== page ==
Emergency Economic Stabilization Act of 2008 – Talking Points

I received the following talking points via BIA OC, that summarize the recently past bill, today from Gregory S. Brown with the NAHB Governmental Affairs office.

Gregory offered the following summary:

“The attached talking points were crafted by the folks in Public Affairs and cover the economic stabilization legislation – the Emergency Economic Stabilization Act of 2008 – signed into last Friday by the President.  They should be useful for you in discussing the legislation.

To sum up briefly what these talking points say – in the immediate term this package is more about keeping worse things from happening than it is about helping good things return.  The stabilization legislation is intended to prevent a total collapse of the financial system by allowing banks to sell off some of the assets with which they are ‘stuck’ in order to free up capital that can be used to lend again.  The ability to lend again will allow businesses – including home builders – and households to get loans and stay afloat, keep households buying and jobs available.  This latter, direct-benefit to home builders can only result if the first issue is addressed.

The talking points articulate in more detail the connection between the stabilization bill and the housing markets.  I hope this is helpful.  Let me know if I can provide additional information.”

Here are the talking points prepared by NAHB Public Affairs the week of October 6, 2008:

Financial Rescue Plan Helps Stabilize Markets

  • Our global financial system is facing its biggest challenge since the Great Depression.
  • Extraordinary times call for extraordinary measures.
  • To paraphrase Fed Chairman Ben Bernanke, “There are no atheists in foxholes and no ideologues in today’s financial crisis.”
  • Indeed, the sheer magnitude of the crisis – the huge stakes that are involved – required America to set aside partisan politics and come together on a plan in an effort to restore order and help revive confidence in global financial markets.
  • Let’s be clear: NO ONE likes the idea of a bank bailout.
  • But in reality, this crisis has already spilled over to Main Street.
  • With the flow of credit seriously curtailed for home buyers, student loans, housing and other business sectors, Congress had no other choice but to act.
  • The legislation approved by lawmakers was absolutely essential to prevent a collapse in our financial system that would have inflicted devastating damage to our economy.

Rescue Package Will Take Time to Implement

  • President Bush signed the rescue package into law last Friday.
  • But enactment does not mean that we are out of the woods yet.
  • After signing the bill, Bush said that it will take some time for the legislation to have its full impact on the economy and that “it cannot be accomplished overnight.”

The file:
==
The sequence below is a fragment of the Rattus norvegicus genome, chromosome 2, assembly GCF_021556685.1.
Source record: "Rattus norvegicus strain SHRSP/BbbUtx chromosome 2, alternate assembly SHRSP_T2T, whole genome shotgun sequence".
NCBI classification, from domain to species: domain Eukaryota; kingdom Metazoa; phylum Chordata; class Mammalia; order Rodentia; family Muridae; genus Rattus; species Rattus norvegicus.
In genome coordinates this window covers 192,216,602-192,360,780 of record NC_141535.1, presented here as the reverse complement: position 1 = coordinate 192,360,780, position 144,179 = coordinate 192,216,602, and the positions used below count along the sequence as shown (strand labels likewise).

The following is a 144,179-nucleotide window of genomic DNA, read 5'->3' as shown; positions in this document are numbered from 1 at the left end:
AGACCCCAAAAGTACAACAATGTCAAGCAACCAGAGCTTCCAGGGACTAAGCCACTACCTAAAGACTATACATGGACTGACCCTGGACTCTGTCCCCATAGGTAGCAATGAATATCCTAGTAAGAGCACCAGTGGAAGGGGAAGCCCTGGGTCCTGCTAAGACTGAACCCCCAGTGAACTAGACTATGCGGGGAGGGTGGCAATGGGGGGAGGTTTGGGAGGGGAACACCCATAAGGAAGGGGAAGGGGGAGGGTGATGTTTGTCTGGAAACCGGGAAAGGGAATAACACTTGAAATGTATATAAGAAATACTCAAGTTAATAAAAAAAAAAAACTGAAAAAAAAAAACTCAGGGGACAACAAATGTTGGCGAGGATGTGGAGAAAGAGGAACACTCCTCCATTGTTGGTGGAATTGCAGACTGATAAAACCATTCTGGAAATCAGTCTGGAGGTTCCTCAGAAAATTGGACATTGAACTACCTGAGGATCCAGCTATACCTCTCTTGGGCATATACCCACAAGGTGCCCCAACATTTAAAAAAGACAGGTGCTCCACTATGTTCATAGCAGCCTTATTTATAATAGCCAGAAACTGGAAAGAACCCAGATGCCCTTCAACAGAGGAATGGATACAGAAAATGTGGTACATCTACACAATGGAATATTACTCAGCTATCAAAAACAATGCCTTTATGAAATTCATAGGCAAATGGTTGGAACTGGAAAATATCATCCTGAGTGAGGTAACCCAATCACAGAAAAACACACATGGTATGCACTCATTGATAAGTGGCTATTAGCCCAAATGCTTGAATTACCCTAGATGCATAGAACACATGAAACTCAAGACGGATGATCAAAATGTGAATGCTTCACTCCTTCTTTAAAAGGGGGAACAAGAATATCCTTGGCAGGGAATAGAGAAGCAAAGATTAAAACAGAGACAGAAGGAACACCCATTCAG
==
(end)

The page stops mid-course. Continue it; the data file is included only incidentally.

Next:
• In the weeks and months ahead, this rescue plan should help stabilize financial markets, get bad mortgages off banks’ balance sheets and pave the way for home values to stabilize and consumer confidence to start building back up again.
  • As the President said, things aren’t going to return to normal overnight.
  • But it puts us on the right track instead of one leading off a cliff.

Housing Stimulus Legislation

  • This summer’s historic housing stimulus bill turns out to have been a very smart move.
  • Among other things, that bill gave the U.S. government the authority to take over our two largest providers of home mortgage capital, Fannie Mae and Freddie Mac.
  • Treasury Secretary Hank Paulson noted that, had this not been the case, the financial market meltdown could have been that much worse.
  • Critical elements of the bill should help the housing industry as we pull out of the current downswing.
  • Key among these elements is the first-time home buyer tax credit and much-needed FHA reform.
  • Some have criticized the tax credit on the basis of its payback provisions.
  • But a $7,500 no-interest loan is not a bad deal by any means.
  • We just need to make sure people know about. NAHB has set up a Web site for consumers to learn more at
  • There is also a Spanish-language version on the Web site as well.

Stabilization in New Home Sales

  • Once the financial rescue plan has had a chance to kick in, we expect to see some improvement in housing market conditions.
  • In short, we appear to be approaching the bottom of this cycle.
  • The rate at which home values have been declining is already slowing down, and we should see the rate of foreclosures begin to taper off in the not to distant future.
  • But don’t expect an immediate or sharp upturn in the housing market.
  • It’s going to take some time to get credit markets and the banking system functioning again … to rebuild confidence … and to get the housing market moving again.

Long-Term Outlook Favorable

  • Without trying to minimize the problems we have today, it’s important to keep your eye on the big picture.
  • Over the long-term, the U.S. is definitely on a growth path.
  • Our population will rise by about 35 million over the next 10 years. All of those people will need someplace to live. Consider these facts:
  • America currently has about 105 million occupied housing units.
  • About 70 million of those are owner-occupied.
  • The other 35 million are rental units.
  • Total equity (value of homes minus any mortgage debt) amounts to $9 trillion.
  • 37 percent of all home owners own their home outright, with no mortgage debt.
  • And for those who have mortgages, 94 percent are making their payments on time every month.
  • Home values will ultimately bottom out and start edging back up.
  • Once we turn the corner on the housing downturn, the longer term housing outlook is very promising.

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